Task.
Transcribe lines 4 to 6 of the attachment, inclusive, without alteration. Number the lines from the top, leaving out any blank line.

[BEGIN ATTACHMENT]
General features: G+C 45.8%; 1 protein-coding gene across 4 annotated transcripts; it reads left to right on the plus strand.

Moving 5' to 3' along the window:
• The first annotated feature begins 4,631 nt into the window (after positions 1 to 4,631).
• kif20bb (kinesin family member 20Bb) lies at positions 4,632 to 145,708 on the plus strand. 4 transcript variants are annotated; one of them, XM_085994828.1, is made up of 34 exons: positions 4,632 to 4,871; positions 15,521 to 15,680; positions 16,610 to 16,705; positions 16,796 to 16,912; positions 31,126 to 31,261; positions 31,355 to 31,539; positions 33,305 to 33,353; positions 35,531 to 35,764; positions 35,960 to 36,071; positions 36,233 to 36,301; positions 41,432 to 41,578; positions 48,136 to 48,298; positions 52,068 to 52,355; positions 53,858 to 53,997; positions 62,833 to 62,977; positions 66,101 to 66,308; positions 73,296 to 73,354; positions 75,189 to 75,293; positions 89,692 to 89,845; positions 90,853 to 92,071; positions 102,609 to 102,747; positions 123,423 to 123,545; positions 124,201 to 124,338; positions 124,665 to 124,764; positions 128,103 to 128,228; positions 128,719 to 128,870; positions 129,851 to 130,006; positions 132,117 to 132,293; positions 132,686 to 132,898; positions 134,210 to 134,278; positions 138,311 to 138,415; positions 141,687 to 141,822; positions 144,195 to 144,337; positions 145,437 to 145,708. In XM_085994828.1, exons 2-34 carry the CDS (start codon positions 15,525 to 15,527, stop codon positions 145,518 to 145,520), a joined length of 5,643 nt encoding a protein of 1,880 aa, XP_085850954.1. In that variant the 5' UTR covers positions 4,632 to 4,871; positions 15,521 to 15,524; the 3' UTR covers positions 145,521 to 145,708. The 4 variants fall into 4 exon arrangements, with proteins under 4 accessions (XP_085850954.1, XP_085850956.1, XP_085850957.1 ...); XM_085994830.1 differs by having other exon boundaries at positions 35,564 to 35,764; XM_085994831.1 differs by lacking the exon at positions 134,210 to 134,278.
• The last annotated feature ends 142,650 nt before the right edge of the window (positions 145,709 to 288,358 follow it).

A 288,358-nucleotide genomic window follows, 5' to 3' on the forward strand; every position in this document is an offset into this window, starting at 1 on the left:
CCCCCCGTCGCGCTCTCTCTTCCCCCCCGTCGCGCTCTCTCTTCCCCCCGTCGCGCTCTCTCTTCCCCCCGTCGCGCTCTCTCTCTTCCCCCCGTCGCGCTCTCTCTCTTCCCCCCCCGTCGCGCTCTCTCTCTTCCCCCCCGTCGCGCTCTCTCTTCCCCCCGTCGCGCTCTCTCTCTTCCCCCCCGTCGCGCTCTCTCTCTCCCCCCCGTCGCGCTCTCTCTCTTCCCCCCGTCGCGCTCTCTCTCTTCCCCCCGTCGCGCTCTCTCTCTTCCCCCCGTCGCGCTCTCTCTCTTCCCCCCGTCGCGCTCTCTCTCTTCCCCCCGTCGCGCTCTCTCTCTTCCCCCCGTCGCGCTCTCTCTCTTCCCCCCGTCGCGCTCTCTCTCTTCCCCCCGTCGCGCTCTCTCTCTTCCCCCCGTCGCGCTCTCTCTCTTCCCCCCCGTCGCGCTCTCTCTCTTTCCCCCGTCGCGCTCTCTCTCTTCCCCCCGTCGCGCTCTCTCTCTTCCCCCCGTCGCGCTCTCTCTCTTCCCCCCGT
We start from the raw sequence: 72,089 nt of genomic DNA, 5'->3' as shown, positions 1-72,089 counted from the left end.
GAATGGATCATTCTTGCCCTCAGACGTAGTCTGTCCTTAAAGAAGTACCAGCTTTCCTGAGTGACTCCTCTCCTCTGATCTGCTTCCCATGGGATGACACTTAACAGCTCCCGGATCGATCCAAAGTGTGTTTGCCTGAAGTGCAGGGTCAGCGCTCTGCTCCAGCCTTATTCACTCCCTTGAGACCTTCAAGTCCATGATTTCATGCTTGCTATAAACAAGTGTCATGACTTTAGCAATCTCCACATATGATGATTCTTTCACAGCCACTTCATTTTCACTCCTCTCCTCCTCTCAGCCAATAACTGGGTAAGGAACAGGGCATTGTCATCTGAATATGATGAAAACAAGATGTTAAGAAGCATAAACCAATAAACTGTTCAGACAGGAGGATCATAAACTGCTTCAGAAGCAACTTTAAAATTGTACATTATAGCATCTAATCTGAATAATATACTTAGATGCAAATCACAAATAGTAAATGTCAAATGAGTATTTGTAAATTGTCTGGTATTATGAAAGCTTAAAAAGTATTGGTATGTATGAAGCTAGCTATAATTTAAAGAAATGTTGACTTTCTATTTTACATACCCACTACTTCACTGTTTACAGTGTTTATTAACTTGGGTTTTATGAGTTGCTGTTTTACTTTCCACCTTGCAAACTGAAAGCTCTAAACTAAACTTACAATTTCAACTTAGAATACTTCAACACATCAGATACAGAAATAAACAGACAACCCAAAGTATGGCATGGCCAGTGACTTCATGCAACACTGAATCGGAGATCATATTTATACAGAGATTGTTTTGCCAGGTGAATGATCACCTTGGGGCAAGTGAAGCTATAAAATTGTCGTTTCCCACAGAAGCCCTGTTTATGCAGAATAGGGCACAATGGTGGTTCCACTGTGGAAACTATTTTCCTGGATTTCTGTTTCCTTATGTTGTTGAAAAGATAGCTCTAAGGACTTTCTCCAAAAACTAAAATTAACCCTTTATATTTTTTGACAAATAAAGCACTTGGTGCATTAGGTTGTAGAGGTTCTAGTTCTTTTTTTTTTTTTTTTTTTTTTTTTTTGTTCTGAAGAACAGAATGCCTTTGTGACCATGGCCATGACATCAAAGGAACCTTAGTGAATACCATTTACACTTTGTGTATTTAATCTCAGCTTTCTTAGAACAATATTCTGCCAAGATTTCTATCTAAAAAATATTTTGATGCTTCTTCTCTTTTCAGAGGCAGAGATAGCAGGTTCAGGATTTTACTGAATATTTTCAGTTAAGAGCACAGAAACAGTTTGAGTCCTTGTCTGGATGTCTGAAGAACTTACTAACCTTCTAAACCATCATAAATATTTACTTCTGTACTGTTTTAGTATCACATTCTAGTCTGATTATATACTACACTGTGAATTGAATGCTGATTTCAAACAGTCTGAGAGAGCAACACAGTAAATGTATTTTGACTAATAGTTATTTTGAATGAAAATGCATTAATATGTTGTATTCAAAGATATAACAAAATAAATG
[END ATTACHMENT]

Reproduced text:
• kif20bb (kinesin family member 20Bb) lies at positions 4,632 to 145,708 on the plus strand. 4 transcript variants are annotated; one of them, XM_085994828.1, is made up of 34 exons: positions 4,632 to 4,871; positions 15,521 to 15,680; positions 16,610 to 16,705; positions 16,796 to 16,912; positions 31,126 to 31,261; positions 31,355 to 31,539; positions 33,305 to 33,353; positions 35,531 to 35,764; positions 35,960 to 36,071; positions 36,233 to 36,301; positions 41,432 to 41,578; positions 48,136 to 48,298; positions 52,068 to 52,355; positions 53,858 to 53,997; positions 62,833 to 62,977; positions 66,101 to 66,308; positions 73,296 to 73,354; positions 75,189 to 75,293; positions 89,692 to 89,845; positions 90,853 to 92,071; positions 102,609 to 102,747; positions 123,423 to 123,545; positions 124,201 to 124,338; positions 124,665 to 124,764; positions 128,103 to 128,228; positions 128,719 to 128,870; positions 129,851 to 130,006; positions 132,117 to 132,293; positions 132,686 to 132,898; positions 134,210 to 134,278; positions 138,311 to 138,415; positions 141,687 to 141,822; positions 144,195 to 144,337; positions 145,437 to 145,708. In XM_085994828.1, exons 2-34 carry the CDS (start codon positions 15,525 to 15,527, stop codon positions 145,518 to 145,520), a joined length of 5,643 nt encoding a protein of 1,880 aa, XP_085850954.1. In that variant the 5' UTR covers positions 4,632 to 4,871; positions 15,521 to 15,524; the 3' UTR covers positions 145,521 to 145,708. The 4 variants fall into 4 exon arrangements, with proteins under 4 accessions (XP_085850954.1, XP_085850956.1, XP_085850957.1 ...); XM_085994830.1 differs by having other exon boundaries at positions 35,564 to 35,764; XM_085994831.1 differs by lacking the exon at positions 134,210 to 134,278.
• The last annotated feature ends 142,650 nt before the right edge of the window (positions 145,709 to 288,358 follow it).

A 288,358-nucleotide genomic window follows, 5' to 3' on the forward strand; every position in this document is an offset into this window, starting at 1 on the left: